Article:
The invasive hemodynamic findings of impaired left ventricular diastolic performance in women during exercise were also supported by echocardiographic findings, as reflected by a lower e′, higher E/e′ ratio, and higher Ed in women at exercise. Previous studies have suggested the presence of poorer diastolic function on resting echocardiography, reflecting greater ventricular stiffness in women (4,5,21,22). Furthermore, female sex is an independent predictor of abnormal exercise E/e′ ratios (23). The present hemodynamic findings are consistent with those from a previous study demonstrating a steeper rise in PCWP with rapid saline loading in healthy older women than in men, along with a steeper climb in mean pulmonary artery pressure in younger women than in age-matched men during saline loading (24). From a mechanistic perspective, previous experimental studies investigating the effect of sex on ventricular mechanics have shown greater increases in Ees with aging in women than those in men (5). Although increases in ventricular elastance are necessary to match arterial elastance and maintain mechanical efficiency, this occurs at the expense of diastolic function (5). A fall in the Ea/Ees ratio with exercise is attributable to greater relative increases in Ees than in Ea (25). This fall was observed in the Ea/Ees ratio at exercise to a greater extent in women, due to a greater rise in Ees, which may be due to increased arterial wave reflection in women (5,25).
Women had a similar stroke volume index (SVI) at rest; however, the exercise SVI was lower in women, and similarly, the rise in SVI with exercise was significantly attenuated in women. Women’s EF at exercise trended higher, consistent with established data highlighting a higher EF in women, particularly with aging (26). Thus, the blunted rise in SVI with exercise in women likely reflects the higher relative afterload in women with exercise, rather than impaired contractility, and may contribute to exercise intolerance in women. The higher Ees with exercise in women supports this inference.
There were sex differences in the systemic vasculature with lower systemic compliance at rest and at exercise, along with a trend toward higher arterial elastance and systemic vascular resistance at exercise in women with HFpEF than in men. This agrees with established evidence regarding increased arterial stiffening with aging in women compared to men (5). Furthermore, women are more sensitive to afterload-induced diastolic dysfunction than men (5,27), strengthening the relationship between higher arterial elastance and impaired diastolic reserve.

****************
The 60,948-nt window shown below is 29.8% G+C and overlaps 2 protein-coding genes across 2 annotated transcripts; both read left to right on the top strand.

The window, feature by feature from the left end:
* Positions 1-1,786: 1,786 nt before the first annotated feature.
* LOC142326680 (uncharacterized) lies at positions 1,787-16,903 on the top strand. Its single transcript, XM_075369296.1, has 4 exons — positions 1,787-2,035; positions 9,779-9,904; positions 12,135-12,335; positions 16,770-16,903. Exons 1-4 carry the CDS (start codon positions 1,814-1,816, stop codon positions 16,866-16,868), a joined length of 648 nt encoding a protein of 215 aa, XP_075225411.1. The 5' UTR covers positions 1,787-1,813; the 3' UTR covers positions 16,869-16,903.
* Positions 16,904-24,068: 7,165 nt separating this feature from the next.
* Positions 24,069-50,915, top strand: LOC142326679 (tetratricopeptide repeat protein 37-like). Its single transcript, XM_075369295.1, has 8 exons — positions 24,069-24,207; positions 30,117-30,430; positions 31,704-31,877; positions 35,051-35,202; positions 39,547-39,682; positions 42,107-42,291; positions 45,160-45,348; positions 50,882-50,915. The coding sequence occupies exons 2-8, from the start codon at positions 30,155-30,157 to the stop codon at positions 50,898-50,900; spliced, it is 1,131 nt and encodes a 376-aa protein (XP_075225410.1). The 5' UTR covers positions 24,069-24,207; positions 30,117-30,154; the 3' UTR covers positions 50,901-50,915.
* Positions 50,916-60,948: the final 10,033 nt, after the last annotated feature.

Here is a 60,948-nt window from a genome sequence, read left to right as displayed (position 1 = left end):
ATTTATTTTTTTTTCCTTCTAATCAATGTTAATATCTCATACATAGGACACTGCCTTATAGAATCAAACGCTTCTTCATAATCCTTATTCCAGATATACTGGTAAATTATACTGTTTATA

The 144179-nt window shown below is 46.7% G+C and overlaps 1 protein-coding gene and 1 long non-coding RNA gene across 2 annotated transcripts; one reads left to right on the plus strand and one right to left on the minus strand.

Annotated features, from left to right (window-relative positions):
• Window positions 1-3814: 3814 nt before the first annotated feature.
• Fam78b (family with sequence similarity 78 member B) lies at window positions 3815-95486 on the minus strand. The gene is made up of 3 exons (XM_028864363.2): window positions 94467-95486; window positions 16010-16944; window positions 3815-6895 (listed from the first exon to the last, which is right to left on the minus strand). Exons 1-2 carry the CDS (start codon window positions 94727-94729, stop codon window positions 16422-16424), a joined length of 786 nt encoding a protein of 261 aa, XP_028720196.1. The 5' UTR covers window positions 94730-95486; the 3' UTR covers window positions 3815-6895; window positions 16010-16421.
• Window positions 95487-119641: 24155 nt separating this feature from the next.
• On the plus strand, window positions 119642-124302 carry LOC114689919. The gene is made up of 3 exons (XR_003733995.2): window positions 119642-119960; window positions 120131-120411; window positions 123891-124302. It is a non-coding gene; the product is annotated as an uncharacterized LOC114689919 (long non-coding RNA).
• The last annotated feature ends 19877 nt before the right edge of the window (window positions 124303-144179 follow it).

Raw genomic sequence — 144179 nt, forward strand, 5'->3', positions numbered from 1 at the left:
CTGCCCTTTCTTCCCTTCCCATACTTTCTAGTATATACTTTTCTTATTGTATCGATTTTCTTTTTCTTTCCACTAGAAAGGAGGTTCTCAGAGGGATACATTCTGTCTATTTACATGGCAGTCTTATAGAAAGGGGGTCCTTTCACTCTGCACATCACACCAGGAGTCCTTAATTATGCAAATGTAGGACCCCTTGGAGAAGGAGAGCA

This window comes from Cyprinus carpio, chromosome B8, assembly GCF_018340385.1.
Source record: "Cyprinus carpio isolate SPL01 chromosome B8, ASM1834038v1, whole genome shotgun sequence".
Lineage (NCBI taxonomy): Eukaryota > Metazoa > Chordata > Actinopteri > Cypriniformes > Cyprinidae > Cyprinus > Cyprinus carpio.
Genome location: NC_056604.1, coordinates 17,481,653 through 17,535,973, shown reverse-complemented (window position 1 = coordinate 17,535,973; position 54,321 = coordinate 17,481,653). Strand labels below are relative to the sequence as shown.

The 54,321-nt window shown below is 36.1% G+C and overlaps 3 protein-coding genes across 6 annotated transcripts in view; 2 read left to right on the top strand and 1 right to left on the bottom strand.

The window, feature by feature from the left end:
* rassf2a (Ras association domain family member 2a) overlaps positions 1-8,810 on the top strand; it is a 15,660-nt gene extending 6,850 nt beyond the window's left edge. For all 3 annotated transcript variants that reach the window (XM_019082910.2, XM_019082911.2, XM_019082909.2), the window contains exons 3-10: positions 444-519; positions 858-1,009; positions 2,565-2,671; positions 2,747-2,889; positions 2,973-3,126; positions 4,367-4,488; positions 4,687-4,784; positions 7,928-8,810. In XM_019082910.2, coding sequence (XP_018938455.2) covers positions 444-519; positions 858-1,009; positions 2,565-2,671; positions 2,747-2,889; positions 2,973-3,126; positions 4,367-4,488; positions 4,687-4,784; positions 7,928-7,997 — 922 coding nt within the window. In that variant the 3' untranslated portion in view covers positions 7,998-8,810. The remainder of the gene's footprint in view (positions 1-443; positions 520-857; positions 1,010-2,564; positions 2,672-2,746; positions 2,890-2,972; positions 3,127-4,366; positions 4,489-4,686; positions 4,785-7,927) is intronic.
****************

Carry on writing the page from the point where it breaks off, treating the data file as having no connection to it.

Another key contributor to the strong relationship between lower systemic compliance and greater PCWP indexed to workload in women may be small-caliber arterial function, which is poorer in women than in men. A study using flow-mediated dilation and peripheral arterial tonometry in the Framingham Heart Study (NCT00005121) cohort identified the fact that women are more likely to experience abnormal vascular function in the presence of comparable cardiovascular risk factors (28). Furthermore, women have a higher prevalence of coronary microvascular disease (29), which, beyond contributing to systemic vascular resistance, could directly cause myocardial hypertrophy and fibrosis, and affect the PCWP (6).
The present study demonstrated lower pulmonary arterial compliance in women at rest and exercise. This finding may be secondarily related to the chronic effects of higher left atrial pressure. Higher PCWP for any given pulmonary vascular resistance has been shown to cause greater pulmonary arterial wave reflection and lower pulmonary compliance (16). Alternatively, the sex differences in pulmonary arterial compliance with exercise may reflect intrinsic differences in pulmonary vascular reactivity. Although the underlying pathophysiology is not entirely clear, women have a far greater prevalence of idiopathic pulmonary arterial hypertension, affecting 4 times as many women as men (30). This may suggest that there are intrinsic sex differences in pulmonary vascular function and remodeling, contributing to exercise intolerance independent of PCWP.
Peripheral oxygen kinetics also differed between the sexes. Women were found to have significantly lower DMO2 at rest than men, a difference that was not seen at exercise. However, women did not augment their DMO2 with exercise to the same degree, although this did not reach statistical significance. This may suggest that our inability to find a difference in DMO2 at exercise could simply be due to insufficient participants. After indexing to workload, a marked rise in lactate levels were identified, along with a higher peak exercise lactate level in women. Lactate release is related to the ventilatory threshold in both healthy control subjects and heart failure patients (31), which corresponds to exercise capacity. This higher lactate level indexed to workload in women may be attributable to physical inactivity, given global data suggesting higher levels of inactivity in women than in men (32). Furthermore, lower DMO2 at rest, along with sharper rises in lactate with exercise, could relate to impairments in skeletal muscle and mitochondrial function, which are key cardiometabolic abnormalities in HFpEF (33). Muscle fiber types and capillary-to-fiber ratios (34) may also play a role in these observed sex differences in peripheral oxygen kinetics.